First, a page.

That’s all I have to say. (Finance isn’t for me, so I’ll let the masses discuss).

  28. From Soccernet:
    Chris Murphy: To sum up where we are so far, there are four big deals on the cards today, Fernando Torres’ move from Liverpool to Chelsea for a fee of around £50 million is imminent. Andy Carroll is going from Newcastle to Liverpool for £35 million – he has just arrived at their trainaing ground. We understand Charlie Adam is heading for Liverpool to chat about a £10 million move, and David Luiz is heading for Chelsea for £21 million.

    Chris Murphy: DONE DEAL: Confirmation from Blackburn that they have signed Ruben Rochina on a permanent deal from Barcelona.

    1. yeah that’s going to be bad. I think bale is good but I don’t see why we need him at all. Where would he play/ who would he replace? I don’t know if he could adapt to our style.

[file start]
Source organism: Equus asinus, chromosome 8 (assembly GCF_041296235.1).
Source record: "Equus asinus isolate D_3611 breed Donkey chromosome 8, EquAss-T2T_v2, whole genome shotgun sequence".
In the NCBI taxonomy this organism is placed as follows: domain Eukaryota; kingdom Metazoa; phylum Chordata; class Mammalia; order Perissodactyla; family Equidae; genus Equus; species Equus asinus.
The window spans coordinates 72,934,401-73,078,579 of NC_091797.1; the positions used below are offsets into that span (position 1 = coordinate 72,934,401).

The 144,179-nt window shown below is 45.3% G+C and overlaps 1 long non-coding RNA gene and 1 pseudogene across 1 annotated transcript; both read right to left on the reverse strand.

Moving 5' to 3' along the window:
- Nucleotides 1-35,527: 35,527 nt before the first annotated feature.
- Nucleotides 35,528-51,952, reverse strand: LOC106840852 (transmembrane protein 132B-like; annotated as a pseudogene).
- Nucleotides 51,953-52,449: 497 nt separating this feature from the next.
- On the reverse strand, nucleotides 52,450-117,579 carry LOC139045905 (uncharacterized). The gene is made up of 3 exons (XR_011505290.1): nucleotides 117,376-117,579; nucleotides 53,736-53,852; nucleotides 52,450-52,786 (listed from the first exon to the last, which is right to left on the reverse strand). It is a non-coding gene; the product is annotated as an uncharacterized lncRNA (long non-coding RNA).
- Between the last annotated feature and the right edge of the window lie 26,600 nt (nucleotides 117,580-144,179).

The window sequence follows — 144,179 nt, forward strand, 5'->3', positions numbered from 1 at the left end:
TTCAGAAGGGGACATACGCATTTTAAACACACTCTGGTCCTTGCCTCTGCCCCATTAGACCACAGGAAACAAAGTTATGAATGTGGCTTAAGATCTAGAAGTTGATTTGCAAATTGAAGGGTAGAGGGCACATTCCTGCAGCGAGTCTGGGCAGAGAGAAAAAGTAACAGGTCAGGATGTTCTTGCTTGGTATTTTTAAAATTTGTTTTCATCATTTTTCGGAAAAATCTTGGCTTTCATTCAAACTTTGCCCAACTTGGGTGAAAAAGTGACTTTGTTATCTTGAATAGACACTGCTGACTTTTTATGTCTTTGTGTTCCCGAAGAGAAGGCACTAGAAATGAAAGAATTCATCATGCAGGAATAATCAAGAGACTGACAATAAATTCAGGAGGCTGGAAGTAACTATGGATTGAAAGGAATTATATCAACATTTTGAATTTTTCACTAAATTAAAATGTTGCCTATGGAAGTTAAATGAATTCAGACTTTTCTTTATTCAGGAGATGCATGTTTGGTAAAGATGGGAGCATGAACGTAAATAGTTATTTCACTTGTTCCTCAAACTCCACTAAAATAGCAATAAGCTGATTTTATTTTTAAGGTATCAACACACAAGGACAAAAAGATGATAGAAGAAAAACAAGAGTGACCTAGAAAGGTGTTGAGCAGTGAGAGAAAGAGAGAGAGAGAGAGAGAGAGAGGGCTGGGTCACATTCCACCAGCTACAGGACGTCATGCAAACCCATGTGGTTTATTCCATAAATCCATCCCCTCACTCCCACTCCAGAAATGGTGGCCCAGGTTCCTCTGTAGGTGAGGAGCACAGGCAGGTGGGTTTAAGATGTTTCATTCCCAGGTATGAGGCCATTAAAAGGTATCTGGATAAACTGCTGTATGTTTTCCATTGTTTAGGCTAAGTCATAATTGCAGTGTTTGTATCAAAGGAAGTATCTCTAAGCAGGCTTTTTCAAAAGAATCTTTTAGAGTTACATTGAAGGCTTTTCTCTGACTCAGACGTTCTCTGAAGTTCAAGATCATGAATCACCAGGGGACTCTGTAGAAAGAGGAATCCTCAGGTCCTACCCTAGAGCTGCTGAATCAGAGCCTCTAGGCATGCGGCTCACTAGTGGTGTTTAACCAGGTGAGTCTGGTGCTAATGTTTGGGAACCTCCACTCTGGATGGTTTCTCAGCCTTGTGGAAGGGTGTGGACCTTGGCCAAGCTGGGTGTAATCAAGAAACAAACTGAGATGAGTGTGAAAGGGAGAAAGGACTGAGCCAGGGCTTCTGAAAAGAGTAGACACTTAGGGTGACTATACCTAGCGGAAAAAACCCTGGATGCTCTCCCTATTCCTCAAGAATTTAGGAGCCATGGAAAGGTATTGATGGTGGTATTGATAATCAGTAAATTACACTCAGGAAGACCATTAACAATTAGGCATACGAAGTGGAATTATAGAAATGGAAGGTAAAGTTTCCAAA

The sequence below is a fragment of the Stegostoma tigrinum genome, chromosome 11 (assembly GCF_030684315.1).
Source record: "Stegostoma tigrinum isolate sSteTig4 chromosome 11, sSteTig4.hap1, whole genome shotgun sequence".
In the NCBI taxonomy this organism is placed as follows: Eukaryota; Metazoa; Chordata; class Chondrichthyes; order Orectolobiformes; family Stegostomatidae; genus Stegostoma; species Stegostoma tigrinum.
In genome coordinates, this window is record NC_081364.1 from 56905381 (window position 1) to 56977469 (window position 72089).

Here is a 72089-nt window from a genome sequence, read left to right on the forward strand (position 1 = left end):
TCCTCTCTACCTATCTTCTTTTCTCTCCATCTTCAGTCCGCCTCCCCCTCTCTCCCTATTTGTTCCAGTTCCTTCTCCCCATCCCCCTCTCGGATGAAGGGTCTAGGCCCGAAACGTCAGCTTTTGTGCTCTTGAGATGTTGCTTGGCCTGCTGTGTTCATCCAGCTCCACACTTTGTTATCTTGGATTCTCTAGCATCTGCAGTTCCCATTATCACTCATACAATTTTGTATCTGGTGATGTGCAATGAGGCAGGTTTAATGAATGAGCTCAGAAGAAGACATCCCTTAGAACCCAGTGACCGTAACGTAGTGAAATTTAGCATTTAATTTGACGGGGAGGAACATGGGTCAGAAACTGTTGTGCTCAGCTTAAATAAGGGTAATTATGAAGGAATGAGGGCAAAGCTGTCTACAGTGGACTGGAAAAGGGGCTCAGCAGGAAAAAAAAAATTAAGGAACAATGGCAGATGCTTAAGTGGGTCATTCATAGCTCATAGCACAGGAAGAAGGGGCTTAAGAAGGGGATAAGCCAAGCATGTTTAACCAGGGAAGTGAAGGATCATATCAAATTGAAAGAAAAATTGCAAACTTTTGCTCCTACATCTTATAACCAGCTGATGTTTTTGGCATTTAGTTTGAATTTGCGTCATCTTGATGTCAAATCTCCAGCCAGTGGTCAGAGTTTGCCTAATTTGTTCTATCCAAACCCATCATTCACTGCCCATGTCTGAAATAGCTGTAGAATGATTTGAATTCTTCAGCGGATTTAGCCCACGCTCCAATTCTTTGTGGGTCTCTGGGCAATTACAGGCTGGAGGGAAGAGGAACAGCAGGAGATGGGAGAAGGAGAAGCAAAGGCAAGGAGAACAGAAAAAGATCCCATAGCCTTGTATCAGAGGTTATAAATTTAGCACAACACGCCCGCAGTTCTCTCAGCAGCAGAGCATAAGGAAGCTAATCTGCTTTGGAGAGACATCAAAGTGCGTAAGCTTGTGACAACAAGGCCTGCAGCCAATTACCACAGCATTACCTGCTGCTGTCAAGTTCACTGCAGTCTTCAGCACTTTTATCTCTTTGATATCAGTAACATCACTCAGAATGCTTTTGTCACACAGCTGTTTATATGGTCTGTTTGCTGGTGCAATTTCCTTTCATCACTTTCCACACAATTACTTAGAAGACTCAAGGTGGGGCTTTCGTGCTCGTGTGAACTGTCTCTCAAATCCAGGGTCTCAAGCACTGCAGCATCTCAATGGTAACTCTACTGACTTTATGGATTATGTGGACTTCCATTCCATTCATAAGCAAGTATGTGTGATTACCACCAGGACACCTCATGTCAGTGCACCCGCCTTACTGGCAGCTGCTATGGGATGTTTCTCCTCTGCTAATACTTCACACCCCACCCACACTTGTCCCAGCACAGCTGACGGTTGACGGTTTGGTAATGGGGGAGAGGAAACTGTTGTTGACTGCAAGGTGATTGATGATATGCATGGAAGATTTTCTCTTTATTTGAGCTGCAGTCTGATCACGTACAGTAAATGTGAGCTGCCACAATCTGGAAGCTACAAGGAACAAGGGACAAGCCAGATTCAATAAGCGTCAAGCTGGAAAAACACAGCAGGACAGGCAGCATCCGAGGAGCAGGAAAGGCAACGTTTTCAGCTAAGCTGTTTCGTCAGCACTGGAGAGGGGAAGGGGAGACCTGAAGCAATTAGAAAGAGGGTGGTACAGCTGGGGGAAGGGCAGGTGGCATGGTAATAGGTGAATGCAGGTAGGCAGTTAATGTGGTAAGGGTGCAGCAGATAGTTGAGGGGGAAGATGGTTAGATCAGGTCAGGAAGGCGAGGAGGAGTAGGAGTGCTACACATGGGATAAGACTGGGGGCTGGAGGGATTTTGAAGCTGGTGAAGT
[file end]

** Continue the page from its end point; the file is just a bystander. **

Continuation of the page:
2. Marca yesterday said we would be putting in a bid in the summer for 40 million.

      Bale has a lot of potential. He can run past any player on the planet, but he is more of a Real kind of player. Very dangerous on the break.

    3. Bale is not suited for our team.
      I was only bringing this up , since he was overrated before today’s madness.

    4. I wouldn’t pay silly money but why do you say he wouldn’t fit in? It strikes me he can pass, he can certainly run and he has an eye for goal. Not sure about his defensive qualities but as far as revitalising our left side he would seem to provide some answers.